Why is it that the two directors being the most inventive with 3D this year, are among the oldest?
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8 Dec 2011 - 4:23 PM  UPDATED 5 Nov 2012 - 10:33 PM

Hailed a little over 18 months ago as the saviour of a declining film industry, the inevitable next stage in the medium's evolution, 3D currently languishes at a crossroads, tolerated but not loved by an increasingly skeptical public.

“A year ago, if you read any of the trade papers or the common press,” said John Fithian, President of the US National Association of Theatre Owners a few days ago, in an interview with Kim Masters on KCRW's 'The Business', “you would have thought that 3D was the saviour of the exhibition industry, the best thing that ever happened to us. And if you read anything in the trades in the past few months, you'd think 3D is dying and it's never going to survive.

“The truth,” he added, “is somewhere in the middle. 3D will not be as important as everyone thought a year ago. 3D will be much more important than everyone thinks right now.”

It's not hard to see why the bloom came off this particular rose. A string of disappointing, supposedly showcase releases. Substantial hikes in ticket prices. The discomfort of those pesky, headache-inducing glasses. By the time respected editor Walter Murch (Apocalypse Now, The English Patient) contributed a scholarly rebuttal of the technology, claiming it was physically incompatible with the human brain, many viewers were wondering whether simple 2D might not do just fine, thank you very much.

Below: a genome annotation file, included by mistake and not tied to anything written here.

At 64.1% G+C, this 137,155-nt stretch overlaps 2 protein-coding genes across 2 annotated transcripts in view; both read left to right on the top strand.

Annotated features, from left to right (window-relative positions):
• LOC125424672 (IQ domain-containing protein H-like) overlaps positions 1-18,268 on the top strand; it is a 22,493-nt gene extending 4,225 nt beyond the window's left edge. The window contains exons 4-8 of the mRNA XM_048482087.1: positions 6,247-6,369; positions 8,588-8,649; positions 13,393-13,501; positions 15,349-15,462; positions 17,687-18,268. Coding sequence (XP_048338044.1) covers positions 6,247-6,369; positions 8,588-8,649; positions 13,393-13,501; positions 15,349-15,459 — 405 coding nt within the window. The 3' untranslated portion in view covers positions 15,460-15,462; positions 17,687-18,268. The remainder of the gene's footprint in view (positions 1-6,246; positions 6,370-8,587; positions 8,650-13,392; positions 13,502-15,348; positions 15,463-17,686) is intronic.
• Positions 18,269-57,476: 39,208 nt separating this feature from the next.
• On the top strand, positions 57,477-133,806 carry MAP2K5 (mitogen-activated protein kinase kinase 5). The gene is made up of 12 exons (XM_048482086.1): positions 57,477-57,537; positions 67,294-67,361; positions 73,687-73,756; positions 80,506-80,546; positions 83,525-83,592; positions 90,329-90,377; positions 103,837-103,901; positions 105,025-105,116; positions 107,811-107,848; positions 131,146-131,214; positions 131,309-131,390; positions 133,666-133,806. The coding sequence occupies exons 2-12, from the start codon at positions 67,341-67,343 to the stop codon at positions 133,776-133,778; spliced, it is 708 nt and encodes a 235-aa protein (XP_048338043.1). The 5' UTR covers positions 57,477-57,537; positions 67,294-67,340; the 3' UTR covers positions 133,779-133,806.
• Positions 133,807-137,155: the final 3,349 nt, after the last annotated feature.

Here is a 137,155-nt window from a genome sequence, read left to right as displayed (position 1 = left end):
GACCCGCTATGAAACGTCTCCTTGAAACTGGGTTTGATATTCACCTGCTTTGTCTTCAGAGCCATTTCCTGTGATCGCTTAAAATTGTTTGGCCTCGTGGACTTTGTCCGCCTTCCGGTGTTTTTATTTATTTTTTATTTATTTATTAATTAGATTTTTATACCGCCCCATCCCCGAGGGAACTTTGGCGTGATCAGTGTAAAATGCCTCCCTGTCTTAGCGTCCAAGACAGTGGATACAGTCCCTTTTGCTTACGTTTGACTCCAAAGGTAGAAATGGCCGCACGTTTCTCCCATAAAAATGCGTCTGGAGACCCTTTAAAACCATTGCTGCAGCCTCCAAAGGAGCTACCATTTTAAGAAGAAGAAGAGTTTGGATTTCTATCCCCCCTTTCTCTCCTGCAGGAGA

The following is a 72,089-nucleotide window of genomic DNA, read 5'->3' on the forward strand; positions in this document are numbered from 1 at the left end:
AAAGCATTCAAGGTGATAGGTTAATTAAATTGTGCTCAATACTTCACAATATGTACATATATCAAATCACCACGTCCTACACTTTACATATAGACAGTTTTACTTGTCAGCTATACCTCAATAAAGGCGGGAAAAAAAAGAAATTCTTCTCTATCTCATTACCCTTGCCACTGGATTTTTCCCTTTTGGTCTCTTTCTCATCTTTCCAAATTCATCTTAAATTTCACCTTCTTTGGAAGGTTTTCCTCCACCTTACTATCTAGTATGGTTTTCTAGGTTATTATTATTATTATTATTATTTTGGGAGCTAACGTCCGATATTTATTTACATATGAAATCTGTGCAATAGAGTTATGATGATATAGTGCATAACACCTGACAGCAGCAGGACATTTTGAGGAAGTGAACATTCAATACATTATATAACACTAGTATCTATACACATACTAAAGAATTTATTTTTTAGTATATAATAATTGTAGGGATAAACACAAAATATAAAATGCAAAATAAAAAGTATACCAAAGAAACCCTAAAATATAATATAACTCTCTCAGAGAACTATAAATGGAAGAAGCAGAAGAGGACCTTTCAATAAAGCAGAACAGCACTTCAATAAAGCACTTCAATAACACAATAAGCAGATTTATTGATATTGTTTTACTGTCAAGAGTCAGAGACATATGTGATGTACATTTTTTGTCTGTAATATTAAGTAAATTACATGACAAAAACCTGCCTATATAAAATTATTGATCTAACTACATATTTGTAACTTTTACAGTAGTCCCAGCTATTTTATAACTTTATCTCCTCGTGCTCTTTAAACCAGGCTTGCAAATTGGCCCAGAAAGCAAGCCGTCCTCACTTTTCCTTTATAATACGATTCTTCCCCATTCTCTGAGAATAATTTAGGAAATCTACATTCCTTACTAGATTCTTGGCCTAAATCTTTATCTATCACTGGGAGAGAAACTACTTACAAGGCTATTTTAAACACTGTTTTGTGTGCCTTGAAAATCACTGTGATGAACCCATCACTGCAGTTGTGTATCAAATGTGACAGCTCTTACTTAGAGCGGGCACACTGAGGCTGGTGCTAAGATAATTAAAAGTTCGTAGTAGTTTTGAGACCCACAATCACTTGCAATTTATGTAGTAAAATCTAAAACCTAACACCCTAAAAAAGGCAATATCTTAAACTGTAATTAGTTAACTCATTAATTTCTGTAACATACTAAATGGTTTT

Yet ironically, for a technology that was supposed to signal the arrival of a new generation of storytellers, by far the most compelling uses of the format to date have come from filmmakers well into their fourth decade of activity. Premiering at last February's Berlin Film Festival, Wim Wenders' documentary Pina, about the late German choreographer Pina Bausch, was acclaimed for creating the illusion of a theatrical space, through which the dancers moved. And Martin Scorsese's forthcoming Hugo (pictured) is a love-letter to the medium, taking the director's signature style (those labyrinthine tracking shots, for example) into a whole new realm of spectacle.

In both cases, this is something of a surprise. By common consent, Wenders hasn't made a good film in well over a decade—since another documentary, in fact: 1999's Buena Vista Social Club. And Scorsese is a proud member of the old guard, who a few years ago declared that, despite startling advances in digital image technology, he would continue to shoot on old-fashioned 35mm celluloid until the day he retires. (Tellingly, however, Hugo was shot on an Arri Alexa HD camera.)

So why have these filmmakers succeeded where others have not?

For a start, the projects were conceived from the outset as 3D movies, an occurrence rather less common than you might think. Part of the technology's problem, thus far, has been the distinctly ad hoc nature of its application. Louis Leterrier's remake of Clash of the Titans, for example, is generally acknowledged to be the nadir of the form to date—but how could it be otherwise, considering that the decision to make it 3D only occurred to studio executives during production, as a way of cashing-in on the fashion for 'immersive' moviemaking?

Thus, the 'extra dimension' was hurriedly and cheaply added in during post-production—making the film look like one of those old-fashioned stereoscopic photographs you'd stare at through your Viewfinder, with successive flat 'planes' of action, rather than actual depth. To compare this with something like Pina, is like comparing one of Francis Bacon's preliminary sketches to the 'Three Studies for Figures at the Base of a Crucifixion.'

But there's something else, too. 3D, as John Fithian noted in his KCRW interview, can't improve the experience of a movie in and of itself. It cannot make a lousy film into an adequate one. That—in two dimensions or three—requires something rarer and more ineffable: a certain conceptual brilliance; the ability to conceive interesting visual images and choreograph action through the frame (and also, in the case of 3D, outside of it). It demands, as well as technical proficiency, a fluent visual imagination, combined with a deep knowledge of the medium: its history, as well as its potential. In a word? It takes talent.